The neighbors Rebuilding Together serves bravely open their homes to volunteers of all kinds, welcoming us to repair years of deferred maintenance, letting us rearrange furniture and showing us family photos. I didn't realize at the time what a valuable skill I was learning, to be able to talk to anyone, anywhere, anytime-- especially when they might feel a bit vulnerable. That, to me, was just as powerful as replacing a floor or replacing a window.
Do you consider yourself a [Re]Builder? How would you define a [Re]Builder?
Yes. I believe anyone can be a [Re]Builder! Even with my limited construction experience, I can lend my skills towards Rebuilding Together's mission of "repairing homes, revitalizing communities and rebuilding lives." Sometimes it takes the form of deeply listening to someone's story, learning why these repairs mean so much to them. Other times, it means lending my marketing and fundraising skills to an event or campaign. Or, more obviously, it can be by eagerly learning a new home repair skill and laying a hallway of flooring. Each of us can bring "neighbor spirit" to a neighbor in need.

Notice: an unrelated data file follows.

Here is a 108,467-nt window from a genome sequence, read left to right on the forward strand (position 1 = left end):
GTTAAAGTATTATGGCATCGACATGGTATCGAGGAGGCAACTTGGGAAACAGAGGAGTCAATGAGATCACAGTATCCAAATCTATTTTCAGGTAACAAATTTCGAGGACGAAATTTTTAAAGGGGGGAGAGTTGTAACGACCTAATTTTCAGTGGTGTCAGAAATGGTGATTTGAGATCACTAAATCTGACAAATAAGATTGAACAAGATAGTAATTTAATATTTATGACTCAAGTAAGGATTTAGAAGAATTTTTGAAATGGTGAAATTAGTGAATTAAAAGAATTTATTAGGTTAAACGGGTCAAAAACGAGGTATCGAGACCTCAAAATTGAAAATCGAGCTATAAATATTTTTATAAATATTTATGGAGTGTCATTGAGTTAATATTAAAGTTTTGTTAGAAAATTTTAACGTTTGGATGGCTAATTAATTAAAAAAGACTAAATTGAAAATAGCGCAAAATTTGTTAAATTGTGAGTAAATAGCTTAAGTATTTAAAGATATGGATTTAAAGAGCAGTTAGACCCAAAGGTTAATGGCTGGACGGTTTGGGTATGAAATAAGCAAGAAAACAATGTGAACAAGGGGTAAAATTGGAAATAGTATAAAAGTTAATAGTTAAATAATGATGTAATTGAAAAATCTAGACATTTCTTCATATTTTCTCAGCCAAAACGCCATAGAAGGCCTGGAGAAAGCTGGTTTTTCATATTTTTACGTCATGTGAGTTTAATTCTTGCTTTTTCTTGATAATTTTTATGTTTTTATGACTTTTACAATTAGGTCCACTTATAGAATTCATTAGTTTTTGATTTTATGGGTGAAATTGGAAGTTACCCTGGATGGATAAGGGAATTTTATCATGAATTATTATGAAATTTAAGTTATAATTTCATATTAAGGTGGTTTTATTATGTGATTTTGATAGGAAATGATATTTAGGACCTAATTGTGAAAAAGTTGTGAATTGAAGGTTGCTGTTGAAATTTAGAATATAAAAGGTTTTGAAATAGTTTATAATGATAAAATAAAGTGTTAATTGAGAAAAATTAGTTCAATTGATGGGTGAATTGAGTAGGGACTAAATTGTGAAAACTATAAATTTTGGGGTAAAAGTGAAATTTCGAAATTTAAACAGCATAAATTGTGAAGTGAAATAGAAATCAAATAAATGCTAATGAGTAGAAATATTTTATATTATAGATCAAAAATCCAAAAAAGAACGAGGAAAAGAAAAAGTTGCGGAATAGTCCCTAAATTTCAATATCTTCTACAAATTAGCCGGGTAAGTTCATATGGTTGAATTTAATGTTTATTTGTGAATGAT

What are you most passionate about right now?
Having just moved to Massachusetts and gone through the process of selling my home, I am passionate about demystifying the home buying and selling process for first timers. I felt overwhelmed—almost the same way I felt when I first held a circular saw! Rebuilding Together helped demystify home maintenance for me back then, and I hope to be able to help those buying homes in the same way. I am in the process of getting my real estate license and have been spending a lot of time studying up, both for my own education and to share my knowledge with others. I love following where my curiosity brings me and finding problems that need solving.